Wednesday, October 31, 2012

Lake County Lookout Towers



Tower list:

Monday, October 29, 2012

Tower Book

A current reference book is available via the menu at the right of the page.

The link below will download a PDF file with most of the information from the blog; tower information, maps, and photos of visited standing towers (73 I think). Updated 12-09-12.



Click here the PDF file size is approximately 38 MB.

Cambridge Lookout Tower

Another post here.

A tower that had slipped under the radar. The Cambridge tower is not on the databases that are passed around. A ladder tower which stands right in the City of Cambridge. The oldest survey notes (Cambridge LOT) are from 1976 but the tower looks to be a contemporary of the Nimrod or Smoky Hills towers. The lower ladder section was removed. This tower is noted as one of several towers that had a different original, often unrecorded, location.





The old city of Cambridge was located a mile and one half south of the present city, platted in 1856 by John Owens, a St. Paul newspaperman, and R. F. Slaughter, a St. Paul real estate developer; Owens retired from the newspaper in 1857 and began farming in North Branch Township. The post office was established in 1856. The new Cambridge was started when Jedediah Kimball of Maine built a boardinghouse in 1859, and most of the townsite had moved there by 1869, the year voters selected Cambridge, rather than Old Isanti, for the county seat; it was incorporated as a village February 26, 1876. A number of businesses began, including a woolen mill, roller mills, and a starch factory, and when the Great Northern Railway came through in 1899, there was increased development. Minnesota Place Names, A Geographical Encyclopedia, Warren Upham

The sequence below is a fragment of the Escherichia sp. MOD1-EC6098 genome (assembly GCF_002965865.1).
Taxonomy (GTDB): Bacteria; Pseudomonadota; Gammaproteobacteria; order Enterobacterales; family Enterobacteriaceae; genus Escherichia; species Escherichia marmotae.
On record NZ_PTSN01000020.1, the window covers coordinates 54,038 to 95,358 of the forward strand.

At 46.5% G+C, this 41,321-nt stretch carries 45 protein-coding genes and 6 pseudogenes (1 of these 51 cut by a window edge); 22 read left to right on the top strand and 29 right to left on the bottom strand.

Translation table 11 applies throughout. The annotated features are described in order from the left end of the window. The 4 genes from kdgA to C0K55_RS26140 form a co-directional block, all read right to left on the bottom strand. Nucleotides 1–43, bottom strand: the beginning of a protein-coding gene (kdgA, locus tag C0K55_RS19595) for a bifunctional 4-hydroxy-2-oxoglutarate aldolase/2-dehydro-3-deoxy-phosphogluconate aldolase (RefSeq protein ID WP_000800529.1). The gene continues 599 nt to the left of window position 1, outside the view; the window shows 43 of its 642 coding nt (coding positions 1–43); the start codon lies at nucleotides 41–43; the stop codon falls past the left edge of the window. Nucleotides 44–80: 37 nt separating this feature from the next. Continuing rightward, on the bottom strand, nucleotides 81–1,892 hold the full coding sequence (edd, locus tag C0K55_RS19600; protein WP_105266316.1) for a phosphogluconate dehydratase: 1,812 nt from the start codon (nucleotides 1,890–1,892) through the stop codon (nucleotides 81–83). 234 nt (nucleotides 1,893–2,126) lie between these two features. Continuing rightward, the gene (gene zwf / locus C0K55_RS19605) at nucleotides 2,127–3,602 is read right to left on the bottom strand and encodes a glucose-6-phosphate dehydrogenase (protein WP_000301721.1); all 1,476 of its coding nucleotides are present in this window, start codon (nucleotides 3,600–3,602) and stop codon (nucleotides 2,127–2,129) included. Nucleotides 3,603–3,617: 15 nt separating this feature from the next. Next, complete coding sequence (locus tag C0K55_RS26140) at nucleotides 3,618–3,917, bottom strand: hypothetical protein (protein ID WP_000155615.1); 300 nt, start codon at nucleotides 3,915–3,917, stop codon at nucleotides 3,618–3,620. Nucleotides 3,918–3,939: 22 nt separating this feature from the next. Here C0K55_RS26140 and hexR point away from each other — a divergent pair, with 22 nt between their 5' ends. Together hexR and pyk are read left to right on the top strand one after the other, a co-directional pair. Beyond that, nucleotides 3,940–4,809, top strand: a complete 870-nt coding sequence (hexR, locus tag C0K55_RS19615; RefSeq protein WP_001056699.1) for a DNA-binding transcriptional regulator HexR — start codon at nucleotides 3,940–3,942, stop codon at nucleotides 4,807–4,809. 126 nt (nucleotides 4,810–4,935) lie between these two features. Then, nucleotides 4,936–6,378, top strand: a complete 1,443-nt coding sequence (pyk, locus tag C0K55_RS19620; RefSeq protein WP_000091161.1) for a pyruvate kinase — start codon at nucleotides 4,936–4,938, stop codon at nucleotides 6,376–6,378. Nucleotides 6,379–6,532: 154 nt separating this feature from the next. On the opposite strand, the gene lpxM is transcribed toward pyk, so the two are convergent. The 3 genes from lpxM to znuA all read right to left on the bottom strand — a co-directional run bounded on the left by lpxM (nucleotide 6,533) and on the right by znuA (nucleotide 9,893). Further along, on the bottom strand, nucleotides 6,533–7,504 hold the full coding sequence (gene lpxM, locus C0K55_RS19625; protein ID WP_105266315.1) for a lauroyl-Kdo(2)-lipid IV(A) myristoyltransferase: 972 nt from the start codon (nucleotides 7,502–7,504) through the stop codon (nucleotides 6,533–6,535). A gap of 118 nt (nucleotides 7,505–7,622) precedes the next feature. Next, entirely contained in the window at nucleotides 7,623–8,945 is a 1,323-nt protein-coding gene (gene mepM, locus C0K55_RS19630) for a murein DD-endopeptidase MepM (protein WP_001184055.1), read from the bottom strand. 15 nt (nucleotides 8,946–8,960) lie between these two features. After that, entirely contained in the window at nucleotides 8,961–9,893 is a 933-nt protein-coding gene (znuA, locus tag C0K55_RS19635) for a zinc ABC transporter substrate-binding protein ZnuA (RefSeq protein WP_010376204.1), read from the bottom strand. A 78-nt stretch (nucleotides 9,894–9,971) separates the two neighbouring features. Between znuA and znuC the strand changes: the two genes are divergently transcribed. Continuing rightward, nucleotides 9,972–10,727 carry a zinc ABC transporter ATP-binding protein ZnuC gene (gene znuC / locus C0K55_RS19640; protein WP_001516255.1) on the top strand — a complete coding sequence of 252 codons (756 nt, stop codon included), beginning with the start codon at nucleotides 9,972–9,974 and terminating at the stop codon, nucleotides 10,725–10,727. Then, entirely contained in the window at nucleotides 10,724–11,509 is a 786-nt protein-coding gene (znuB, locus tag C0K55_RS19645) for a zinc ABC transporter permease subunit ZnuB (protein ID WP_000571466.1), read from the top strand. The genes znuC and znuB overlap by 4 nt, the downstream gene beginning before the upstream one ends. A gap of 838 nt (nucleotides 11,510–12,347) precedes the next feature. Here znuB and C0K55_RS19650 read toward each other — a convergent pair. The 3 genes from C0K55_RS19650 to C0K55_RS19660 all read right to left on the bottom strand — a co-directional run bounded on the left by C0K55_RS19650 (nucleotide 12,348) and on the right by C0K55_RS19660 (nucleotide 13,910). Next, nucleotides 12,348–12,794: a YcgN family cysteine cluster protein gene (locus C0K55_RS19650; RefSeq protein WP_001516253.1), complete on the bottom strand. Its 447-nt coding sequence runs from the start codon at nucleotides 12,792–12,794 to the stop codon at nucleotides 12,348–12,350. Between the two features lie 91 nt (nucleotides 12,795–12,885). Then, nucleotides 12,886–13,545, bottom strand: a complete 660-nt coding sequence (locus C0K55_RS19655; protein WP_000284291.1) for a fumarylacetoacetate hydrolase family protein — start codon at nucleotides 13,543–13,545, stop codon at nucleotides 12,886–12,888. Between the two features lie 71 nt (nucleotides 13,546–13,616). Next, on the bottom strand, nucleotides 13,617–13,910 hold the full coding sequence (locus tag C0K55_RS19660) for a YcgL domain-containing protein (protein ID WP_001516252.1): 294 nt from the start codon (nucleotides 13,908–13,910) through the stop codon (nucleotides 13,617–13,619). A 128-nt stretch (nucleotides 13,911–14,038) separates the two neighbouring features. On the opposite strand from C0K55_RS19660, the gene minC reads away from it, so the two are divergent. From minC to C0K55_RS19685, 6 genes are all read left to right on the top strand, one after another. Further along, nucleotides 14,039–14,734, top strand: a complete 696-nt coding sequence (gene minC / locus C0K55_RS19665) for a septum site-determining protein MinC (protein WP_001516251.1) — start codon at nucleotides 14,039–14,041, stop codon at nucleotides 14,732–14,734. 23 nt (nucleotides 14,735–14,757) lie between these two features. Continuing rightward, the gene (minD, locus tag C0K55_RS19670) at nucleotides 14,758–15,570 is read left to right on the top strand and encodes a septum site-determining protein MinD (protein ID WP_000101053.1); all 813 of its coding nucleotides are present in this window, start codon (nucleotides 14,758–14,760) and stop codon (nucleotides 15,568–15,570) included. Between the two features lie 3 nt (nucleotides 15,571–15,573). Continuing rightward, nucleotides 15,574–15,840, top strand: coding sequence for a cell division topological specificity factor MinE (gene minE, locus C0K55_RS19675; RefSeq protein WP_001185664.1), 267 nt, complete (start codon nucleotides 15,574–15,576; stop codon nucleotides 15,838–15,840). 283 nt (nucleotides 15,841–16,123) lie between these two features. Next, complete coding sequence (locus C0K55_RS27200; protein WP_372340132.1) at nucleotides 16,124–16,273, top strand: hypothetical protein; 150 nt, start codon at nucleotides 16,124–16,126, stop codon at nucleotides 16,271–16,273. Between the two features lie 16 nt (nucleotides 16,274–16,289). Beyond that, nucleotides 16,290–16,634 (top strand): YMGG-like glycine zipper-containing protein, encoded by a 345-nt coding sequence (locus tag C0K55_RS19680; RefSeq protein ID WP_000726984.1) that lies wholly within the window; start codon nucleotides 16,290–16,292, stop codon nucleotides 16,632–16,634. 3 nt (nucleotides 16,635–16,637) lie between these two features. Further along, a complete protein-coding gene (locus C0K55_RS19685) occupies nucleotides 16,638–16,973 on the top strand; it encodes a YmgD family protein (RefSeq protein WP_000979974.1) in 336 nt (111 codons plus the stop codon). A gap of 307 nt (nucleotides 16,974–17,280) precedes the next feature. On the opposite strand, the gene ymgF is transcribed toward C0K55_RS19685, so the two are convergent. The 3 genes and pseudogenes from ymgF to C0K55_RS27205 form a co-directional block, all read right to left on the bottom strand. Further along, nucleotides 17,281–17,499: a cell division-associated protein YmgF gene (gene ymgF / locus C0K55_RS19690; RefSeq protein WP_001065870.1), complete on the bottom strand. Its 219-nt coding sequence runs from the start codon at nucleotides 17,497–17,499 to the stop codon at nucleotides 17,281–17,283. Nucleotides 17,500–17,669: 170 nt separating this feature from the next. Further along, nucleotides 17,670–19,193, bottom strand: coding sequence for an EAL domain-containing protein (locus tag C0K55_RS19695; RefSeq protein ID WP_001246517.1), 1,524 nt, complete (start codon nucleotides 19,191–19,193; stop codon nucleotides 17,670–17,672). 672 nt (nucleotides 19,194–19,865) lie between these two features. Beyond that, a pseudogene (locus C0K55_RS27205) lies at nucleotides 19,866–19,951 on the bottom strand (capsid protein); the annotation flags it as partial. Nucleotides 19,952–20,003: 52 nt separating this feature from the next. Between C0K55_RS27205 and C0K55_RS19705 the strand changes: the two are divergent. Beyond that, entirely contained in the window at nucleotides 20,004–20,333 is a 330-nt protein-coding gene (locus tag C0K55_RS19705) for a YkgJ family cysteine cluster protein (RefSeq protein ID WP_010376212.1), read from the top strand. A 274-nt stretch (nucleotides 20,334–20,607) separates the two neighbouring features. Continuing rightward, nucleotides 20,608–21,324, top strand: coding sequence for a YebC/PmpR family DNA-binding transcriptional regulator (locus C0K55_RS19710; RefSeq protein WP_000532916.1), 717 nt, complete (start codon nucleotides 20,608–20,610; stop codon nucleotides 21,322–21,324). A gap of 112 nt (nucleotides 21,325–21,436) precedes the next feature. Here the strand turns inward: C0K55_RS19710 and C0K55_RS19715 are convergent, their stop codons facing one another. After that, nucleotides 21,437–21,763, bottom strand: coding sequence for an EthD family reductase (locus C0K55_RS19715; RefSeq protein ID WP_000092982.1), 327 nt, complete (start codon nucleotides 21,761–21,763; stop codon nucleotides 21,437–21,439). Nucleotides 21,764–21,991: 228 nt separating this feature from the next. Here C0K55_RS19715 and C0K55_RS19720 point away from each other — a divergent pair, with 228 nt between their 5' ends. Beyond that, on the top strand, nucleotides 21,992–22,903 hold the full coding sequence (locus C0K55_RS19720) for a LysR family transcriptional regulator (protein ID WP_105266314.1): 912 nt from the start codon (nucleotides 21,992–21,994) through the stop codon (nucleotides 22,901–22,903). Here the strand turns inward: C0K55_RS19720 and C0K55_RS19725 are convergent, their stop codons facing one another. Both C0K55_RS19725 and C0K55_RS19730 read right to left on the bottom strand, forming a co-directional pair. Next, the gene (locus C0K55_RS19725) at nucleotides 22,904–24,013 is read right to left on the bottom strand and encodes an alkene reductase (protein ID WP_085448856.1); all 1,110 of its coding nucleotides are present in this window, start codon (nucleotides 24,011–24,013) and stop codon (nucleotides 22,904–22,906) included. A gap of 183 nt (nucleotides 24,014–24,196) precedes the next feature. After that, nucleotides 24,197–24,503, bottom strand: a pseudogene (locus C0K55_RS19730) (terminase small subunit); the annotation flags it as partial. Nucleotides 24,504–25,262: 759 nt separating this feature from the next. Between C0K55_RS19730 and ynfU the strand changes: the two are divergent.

Friday, October 26, 2012

Rusheba Lookout Tower

August 2011
August 2011

Erected in 1973 Rusheba is an 80 foot stairway tower. I believe this is the last tower erected by the DNR (excluding the towers that have been moved to state parks).
RUSHSEBA Township, organized in 1858, is in its second part an Ojibwe name, seba or sippi, meaning "a river." Both Rush Lake in Nessel Township and its outflowing Rush River are translated from the aboriginal name. Several species of bulrushes and other rushes are common throughout this state, one of which (Scirpus lacustris), abundant in the shallow borders of lakes, was "in common use among the Indians for making mats." Minnesota Place Names, A Geographical Encyclopedia, Warren Upham

Thursday, October 25, 2012

Roy Lake Fire Tower

The tower name is from the survey record noted below. The tower may have had a different name. UPDATE: Roy Lake is on a 1930s era DNR tower list.

Roy Lake is located along Minnesota Highway 200, west of Itasca State Park. The village hosted a state forest service station and ranger cabin. The station was part of the Bemidji Area offices and provided ranger coverage in northern White Earth State Forest. The station was moved to Bagley a few years ago.

Roy Lake Ranger Station
Mn Chapter FFLA

Survey notes for NGS point Roy Lake (about 5 miles SE of the village) from 1938 state; "Station is 53 feet S of an old log cabin at the end of an abandoned road. On highest point and center of a knoll about 50 feet across. A higher ridge runs N-and-S about 0.2 mile W of station. The fire tower formerly on this knoll has been removed and no sign of it remains." The notes also report; "The topography is such that an that an azimuth mark could not be placed at this station but 3 fire towers as listed are visible from the ground." Those three towers were Summit Lookout Tower, LaSalle Fire Tower and Anchor Hill Fire Tower. The Roy Lake (1839') site is higher than Summit (1601') and LaSalle (1677') and lower than Anchor Hill (1873'). No mention is made of Sugarbush Lookout  (lower) or Height of Land Lookout Tower (higher). Just wondering - was Sugarbush mistaken for Summit? An intervening hill may have blocked the view to Height of Land. The Anchor Hill tower seen in 1938 was likely the first tower at that site.

Roy Lake Fire Tower shows on the 1954 USGS Bemidji 1x2 map.

area fire towers

Roy Lake - Summit

Roy Lake - LaSalle

Roy Lake - Anchor Hill

Roy Lake - Sugarbush


Guessing that the tower was built in the 1920s, contemporary towers would be Schley and Cut Foot Sioux, and perhaps the Elbow and Pickerel towers.

Wednesday, October 24, 2012

Itasca County Lookout Towers


Tower list:

Tuesday, October 23, 2012

Cut Foot Sioux Tower

See February 2014 update